Building a Walking Workout
Follow these walking strategies to reduce your pain and to improve overall health.
Looking for a risk-free anti-pain treatment? A way to reduce stiffness and inflammation without any side effects? A foolproof method for losing weight and staying fit that doesn’t cost a dime? A walking workout does it all.
Walking for just 30 to 60 minutes every day can bring you all sorts of health benefits, from keeping your heart in good shape to making sure your bones stay strong.
And it is one of the most important things you can do if you have arthritis:
Walking helps you lose weight or maintain the proper weight. That, in turn, lessens stress on joints and improves arthritis symptoms.
Walking is simple, free and almost everyone can do it. How far and fast should you be walking? Well, any amount is better than none at all. And as always, it’s best to check with your doctor or physical therapist before starting a walking workout plan.
When you walk, think about the FIT formula – Frequency (how often), Intensity (how fast) and Time (how long). When you walk or start any new physical activity, start at a low level and increase slowly over time. Trying to do too much too fast can lead to injuries that set you back instead of move you forward. When you’re ready to increase your activity, change just one part of the FIT formula at a time.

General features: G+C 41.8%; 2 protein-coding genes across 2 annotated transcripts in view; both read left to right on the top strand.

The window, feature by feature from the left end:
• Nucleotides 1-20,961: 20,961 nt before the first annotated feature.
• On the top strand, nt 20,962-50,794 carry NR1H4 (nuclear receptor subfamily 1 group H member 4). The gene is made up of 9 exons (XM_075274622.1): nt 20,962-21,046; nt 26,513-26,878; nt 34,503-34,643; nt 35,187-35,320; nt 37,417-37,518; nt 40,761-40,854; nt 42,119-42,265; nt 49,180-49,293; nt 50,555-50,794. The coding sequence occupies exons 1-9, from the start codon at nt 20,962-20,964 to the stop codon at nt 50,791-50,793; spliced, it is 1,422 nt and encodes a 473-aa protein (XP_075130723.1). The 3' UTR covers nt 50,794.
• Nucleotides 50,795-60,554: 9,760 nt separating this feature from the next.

Frequency: Go for a walk every day, if you can, but make sure you walk at least three to five times per week. If you’re just starting out and can only tolerate a five-minute walk, then start by walking just five minutes a day two or three days per week.
Intensity: Aim for moderate intensity – covering a distance of two to three miles in an hour – but don't worry if you can’t do that right out of the door. Build up to walking success. Your heart and breathing rate should be faster, but you should still be able carry on a conversation as you walk.
Time: Shoot for 30 minutes to an hour a day as your ultimate goal. If you’re just starting out, even five-minute walks three times a day will help you build strong bones and muscles, be more limber and have less pain. Gradually increase your time until you reach your goal.
Counting steps also can be a great way to make walking part of your everyday routine. Aim for 6,000 steps per day, and keep in mind most of us already walk 3,000 to 5,000 steps per day just doing our normal activities. Remember, it’s OK to slowly build up the number of steps you take.
If you're just getting off the couch, try a walking program like the Arthritis Foundation's Walk With Ease, and before you know it, you’ll be miles down the road toward walking success and a healthier you. If you have been hitting the sidewalks for years, you already know and feel the benefits of walking. Keep it up!
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